ImageShare is built to run as a multi-container Docker application, using Nginx as the server, PHP-FPM as the PHP container, and Let’s Encrypt Certbot for obtaining an SSL certificate. The custom Ngix configuration and Certbot allows ImageShare to load over both HTTP and HTTPS, without forcing an HTTPS connection (like most hosted providers). This setup means ImageShare is available on legacy browsers that have outdated certificate chains or no SSL support at all, and works on just about any host operating system.
This guide assumes you have some knowledge of Docker (this video is a simple overview). You also need Docker Desktop installed for running locally.
Docker Compose files
ImageShare uses two Docker Compose configurations, found in the root directory of this repository:
- docker-compose.yml: This is intended for development work or running a server without SSL (or before SSL is available). Once it’s loaded, you can work on the PHP files without restarting the containers.
- docker-compose-prod.yml: This is intended for use on servers, with full support for HTTPS/SSL. It also has caching through OPCache for improved performance.
Setting up ImageShare on a production server involves using the
docker-compose config first, then switching to
docker-compose-prod after Certbot is successfully set up.
Run ImageShare on a local PC or server
First, you need to clone the ImageShare repository (if you haven’t already), and set up the required environment variables. You need an Imgur API key, and the domain you will use in production (this can be any value for just local testing):
git clone https://github.com/corbindavenport/imageshare.git cd imageshare echo "\nAPI_KEY=YourKeyGoesHere" >> .env echo "\nDOMAIN=yourwebsitegoeshere.com" >> .env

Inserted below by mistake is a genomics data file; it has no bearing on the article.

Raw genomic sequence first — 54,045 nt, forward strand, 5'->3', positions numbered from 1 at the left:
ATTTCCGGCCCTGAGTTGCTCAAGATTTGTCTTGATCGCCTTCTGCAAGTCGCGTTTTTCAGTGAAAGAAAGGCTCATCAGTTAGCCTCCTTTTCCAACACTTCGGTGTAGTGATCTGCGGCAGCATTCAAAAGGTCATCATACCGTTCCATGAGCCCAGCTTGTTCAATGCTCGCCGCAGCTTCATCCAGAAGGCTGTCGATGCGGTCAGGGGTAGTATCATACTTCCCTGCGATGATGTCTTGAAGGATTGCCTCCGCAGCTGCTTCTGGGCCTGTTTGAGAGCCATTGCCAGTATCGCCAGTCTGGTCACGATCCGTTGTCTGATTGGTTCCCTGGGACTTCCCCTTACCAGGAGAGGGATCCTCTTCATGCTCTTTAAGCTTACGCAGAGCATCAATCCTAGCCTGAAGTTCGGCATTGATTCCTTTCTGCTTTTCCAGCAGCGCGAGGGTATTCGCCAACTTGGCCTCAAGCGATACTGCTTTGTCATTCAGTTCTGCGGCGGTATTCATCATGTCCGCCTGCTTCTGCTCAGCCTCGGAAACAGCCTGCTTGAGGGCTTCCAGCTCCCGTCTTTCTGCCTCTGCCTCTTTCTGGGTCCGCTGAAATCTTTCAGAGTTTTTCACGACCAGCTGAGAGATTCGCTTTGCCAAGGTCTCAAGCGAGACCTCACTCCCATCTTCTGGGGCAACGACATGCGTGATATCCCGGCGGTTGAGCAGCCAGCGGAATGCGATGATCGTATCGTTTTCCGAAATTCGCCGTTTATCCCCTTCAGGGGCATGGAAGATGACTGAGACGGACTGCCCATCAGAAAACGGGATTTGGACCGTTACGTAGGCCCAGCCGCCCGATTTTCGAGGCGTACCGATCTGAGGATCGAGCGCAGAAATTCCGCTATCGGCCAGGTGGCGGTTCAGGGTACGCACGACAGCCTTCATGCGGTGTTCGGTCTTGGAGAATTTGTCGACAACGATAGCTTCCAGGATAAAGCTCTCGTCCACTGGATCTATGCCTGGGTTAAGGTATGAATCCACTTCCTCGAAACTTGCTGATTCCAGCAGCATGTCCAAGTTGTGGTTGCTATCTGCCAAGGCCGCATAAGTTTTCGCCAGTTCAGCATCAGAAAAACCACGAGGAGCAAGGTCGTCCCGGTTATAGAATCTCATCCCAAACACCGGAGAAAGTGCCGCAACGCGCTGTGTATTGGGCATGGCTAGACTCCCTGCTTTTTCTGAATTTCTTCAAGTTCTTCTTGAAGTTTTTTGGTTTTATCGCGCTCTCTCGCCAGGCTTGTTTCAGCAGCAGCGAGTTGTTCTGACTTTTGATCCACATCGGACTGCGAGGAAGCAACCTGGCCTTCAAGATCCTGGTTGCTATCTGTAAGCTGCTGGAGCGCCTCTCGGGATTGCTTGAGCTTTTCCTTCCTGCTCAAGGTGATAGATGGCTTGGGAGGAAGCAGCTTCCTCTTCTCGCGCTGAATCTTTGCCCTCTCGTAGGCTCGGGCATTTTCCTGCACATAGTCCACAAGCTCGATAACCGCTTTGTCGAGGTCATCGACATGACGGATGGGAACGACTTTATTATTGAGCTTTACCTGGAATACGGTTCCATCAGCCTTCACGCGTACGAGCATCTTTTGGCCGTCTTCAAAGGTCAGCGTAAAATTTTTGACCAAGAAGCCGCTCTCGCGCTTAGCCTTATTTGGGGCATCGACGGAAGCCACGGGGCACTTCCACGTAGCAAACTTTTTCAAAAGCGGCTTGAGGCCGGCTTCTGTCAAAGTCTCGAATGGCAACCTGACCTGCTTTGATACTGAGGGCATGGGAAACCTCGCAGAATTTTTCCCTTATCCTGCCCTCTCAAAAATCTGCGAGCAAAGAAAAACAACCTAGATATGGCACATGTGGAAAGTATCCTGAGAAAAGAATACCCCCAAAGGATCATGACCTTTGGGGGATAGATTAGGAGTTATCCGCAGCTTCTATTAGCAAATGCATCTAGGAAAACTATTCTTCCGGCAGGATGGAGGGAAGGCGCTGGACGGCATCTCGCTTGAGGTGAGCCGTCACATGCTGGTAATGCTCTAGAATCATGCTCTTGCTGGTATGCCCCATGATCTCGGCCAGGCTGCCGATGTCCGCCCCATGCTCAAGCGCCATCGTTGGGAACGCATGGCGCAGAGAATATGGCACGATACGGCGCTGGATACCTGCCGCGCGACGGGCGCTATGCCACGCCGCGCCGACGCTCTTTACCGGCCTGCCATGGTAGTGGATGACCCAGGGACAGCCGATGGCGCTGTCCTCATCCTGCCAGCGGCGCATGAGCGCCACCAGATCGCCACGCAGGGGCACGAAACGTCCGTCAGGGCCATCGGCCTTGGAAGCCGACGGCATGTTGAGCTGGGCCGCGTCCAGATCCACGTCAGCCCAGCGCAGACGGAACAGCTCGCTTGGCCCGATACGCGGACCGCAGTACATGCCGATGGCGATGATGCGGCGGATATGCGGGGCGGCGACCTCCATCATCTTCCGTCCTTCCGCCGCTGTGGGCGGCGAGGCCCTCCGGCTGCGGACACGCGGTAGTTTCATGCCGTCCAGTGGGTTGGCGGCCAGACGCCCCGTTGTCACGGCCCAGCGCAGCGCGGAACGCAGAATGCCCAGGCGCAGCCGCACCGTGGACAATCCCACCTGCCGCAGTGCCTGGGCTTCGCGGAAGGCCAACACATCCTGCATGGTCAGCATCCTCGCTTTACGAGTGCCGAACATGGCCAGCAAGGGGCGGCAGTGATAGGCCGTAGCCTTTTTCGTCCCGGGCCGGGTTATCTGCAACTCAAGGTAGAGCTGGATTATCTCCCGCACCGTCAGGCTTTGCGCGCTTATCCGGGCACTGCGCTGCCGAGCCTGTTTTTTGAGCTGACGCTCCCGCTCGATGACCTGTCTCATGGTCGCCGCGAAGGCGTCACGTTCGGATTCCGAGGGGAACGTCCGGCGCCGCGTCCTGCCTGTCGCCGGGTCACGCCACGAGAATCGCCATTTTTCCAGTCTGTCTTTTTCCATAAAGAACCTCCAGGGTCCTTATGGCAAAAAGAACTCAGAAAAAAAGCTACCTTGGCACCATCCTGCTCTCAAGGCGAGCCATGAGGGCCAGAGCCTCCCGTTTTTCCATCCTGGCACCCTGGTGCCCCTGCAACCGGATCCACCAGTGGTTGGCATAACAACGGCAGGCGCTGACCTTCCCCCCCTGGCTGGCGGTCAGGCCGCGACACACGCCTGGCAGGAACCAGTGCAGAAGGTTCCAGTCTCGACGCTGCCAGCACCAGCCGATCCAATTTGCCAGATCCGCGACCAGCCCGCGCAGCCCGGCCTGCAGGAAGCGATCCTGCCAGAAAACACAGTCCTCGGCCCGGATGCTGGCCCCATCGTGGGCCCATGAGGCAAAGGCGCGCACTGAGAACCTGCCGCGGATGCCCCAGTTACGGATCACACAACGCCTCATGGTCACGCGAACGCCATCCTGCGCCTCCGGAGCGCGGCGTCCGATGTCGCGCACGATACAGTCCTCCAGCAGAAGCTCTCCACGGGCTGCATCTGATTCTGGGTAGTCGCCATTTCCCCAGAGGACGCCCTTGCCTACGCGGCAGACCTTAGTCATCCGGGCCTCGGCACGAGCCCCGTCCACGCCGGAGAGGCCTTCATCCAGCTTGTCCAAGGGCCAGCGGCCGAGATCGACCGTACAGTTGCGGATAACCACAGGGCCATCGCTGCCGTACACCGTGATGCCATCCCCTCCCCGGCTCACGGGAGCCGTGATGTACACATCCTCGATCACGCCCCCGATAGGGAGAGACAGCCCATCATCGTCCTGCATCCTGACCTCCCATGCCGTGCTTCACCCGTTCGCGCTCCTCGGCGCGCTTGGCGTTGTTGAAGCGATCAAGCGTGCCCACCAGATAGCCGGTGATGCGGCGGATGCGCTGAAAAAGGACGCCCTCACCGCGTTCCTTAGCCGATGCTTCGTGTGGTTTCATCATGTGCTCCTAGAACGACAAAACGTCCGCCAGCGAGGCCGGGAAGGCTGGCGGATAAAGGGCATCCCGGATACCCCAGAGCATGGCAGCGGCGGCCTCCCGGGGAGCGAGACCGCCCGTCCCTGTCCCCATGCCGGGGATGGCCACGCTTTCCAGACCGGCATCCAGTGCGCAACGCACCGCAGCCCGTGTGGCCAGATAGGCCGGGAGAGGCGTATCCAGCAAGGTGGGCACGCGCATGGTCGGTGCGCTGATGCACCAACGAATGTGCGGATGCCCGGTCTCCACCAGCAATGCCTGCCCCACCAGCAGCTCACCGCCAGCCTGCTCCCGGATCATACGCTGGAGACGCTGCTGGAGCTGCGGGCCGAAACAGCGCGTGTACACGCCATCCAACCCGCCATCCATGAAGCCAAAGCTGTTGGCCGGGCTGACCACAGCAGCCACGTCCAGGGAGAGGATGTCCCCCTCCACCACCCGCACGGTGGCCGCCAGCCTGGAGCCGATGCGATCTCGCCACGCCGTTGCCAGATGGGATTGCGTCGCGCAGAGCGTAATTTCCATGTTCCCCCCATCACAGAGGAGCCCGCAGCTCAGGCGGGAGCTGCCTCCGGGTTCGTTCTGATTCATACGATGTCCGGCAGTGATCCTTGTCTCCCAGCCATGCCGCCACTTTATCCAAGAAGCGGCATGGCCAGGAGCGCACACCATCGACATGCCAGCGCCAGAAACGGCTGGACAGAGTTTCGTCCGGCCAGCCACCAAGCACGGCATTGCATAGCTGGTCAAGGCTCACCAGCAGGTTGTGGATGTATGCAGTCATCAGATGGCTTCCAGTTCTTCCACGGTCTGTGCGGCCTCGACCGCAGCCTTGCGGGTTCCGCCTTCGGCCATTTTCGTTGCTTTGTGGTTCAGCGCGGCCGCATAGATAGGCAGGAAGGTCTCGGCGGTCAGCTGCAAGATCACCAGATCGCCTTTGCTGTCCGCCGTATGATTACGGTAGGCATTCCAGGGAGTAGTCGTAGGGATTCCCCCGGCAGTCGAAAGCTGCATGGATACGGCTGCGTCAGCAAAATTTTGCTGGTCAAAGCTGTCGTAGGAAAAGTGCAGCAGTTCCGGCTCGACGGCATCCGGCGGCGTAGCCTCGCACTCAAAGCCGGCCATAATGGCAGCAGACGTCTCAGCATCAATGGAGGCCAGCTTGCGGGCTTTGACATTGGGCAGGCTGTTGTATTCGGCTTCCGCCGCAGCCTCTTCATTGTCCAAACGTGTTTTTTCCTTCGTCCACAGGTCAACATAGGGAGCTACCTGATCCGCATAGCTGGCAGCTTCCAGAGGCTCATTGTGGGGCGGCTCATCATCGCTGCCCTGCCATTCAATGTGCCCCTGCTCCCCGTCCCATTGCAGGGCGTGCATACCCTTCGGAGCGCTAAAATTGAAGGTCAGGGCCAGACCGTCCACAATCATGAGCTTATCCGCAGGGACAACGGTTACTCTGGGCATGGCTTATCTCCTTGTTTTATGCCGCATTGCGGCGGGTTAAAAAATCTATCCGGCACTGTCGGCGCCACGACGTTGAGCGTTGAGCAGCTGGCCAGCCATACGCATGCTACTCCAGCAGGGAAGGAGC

Then start the application like this:
docker compose -f docker-compose.yml up
ImageShare should now be accessible in your web browser from
http://localhost. You can also test it on other devices on the same network (like a Nintendo 3DS) by replacing
localhost with your local IP address, like this:
When you’re done, run this command to shut down the containers:
docker compose -f docker-compose.yml down
Run ImageShare on a production server
First, you need a server with Docker and Docker compose installed. I used the pre-configured Docker droplet from DigitalOcean. Then clone the ImageShare repository, and set up the required environment variables. You need an Imgur API key, and the domain you will use in production:
git clone https://github.com/corbindavenport/imageshare.git cd imageshare echo "\nAPI_KEY=YourKeyGoesHere" > .env echo "\nDOMAIN=yourwebsitegoeshere.com" > .env
If you haven’t already, set up a domain for ImageShare. If you want to retain compatibility with legacy web browsers, you may need to use an old top-level domain (e.g.
.net) instead of newer TLDs. The following DNS settings should be configured:
|A||@||Your server IP address, like
|CNAME||www||Your domain without the
Then start the containers:
docker compose -f docker-compose.yml up
ImageShare should now be running at the server’s IP address. After you verify the web server is working (DNS settings might take a while to kick in), you need to run Certbot to generate SSL certificates (substitute your own domain and email):
docker compose run --rm certbot certonly --webroot --webroot-path /var/www/certbot/ --email email@example.com -d yourdomain.com --agree-tos --no-redirect --non-interactive
If it worked, you can switch to the production version:
docker compose down docker compose -f docker-compose-prod.yml up
The production version should reboot the containers if they go down (e.g. after a reboot), if your Docker is set up correctly. The last step is to automate the certificate renewal, so SSL continues to work. On Linux systems, create a crontab like this:
Add the following line to the end of the file, which runs certbot on the first day of every second month (certificates last 90 days), and restarts all Docker containers to apply changes:
0 5 1 */2 * /usr/bin/docker compose -f /user/imageshare/docker-compose-prod.yml run certbot certonly --webroot --webroot-path /var/www/certbot/ --email firstname.lastname@example.org -d yourdomain.com --agree-tos --no-redirect --non-interactive; docker compose restart
You will need to replace the path to the compose file with the correct path, as well as the domain and email address in the certbot command. Then save your changes.
To apply new changes, such as edited config files or a new version pulled from GitHub, shut down the containers and start them with
--build, like this:
docker compose down docker compose -f docker-compose.yml up --build
If you’re using the production application, replace